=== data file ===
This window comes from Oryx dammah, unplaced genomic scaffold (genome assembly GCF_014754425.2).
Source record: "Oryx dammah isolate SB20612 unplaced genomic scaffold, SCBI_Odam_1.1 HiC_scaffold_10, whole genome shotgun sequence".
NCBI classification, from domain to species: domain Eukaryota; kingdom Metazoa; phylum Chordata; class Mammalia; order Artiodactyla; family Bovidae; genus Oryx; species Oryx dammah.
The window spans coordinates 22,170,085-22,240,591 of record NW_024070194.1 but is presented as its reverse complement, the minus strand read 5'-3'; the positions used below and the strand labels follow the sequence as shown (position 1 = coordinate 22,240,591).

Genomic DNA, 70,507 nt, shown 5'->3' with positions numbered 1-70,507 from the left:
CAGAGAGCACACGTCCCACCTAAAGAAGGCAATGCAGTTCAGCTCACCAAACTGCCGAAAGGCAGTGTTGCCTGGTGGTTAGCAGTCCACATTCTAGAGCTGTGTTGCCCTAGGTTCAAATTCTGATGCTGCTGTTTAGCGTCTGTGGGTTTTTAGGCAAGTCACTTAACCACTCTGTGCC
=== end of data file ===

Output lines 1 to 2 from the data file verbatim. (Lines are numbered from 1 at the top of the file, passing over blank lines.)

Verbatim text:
This window comes from Oryx dammah, unplaced genomic scaffold (genome assembly GCF_014754425.2).
Source record: "Oryx dammah isolate SB20612 unplaced genomic scaffold, SCBI_Odam_1.1 HiC_scaffold_10, whole genome shotgun sequence".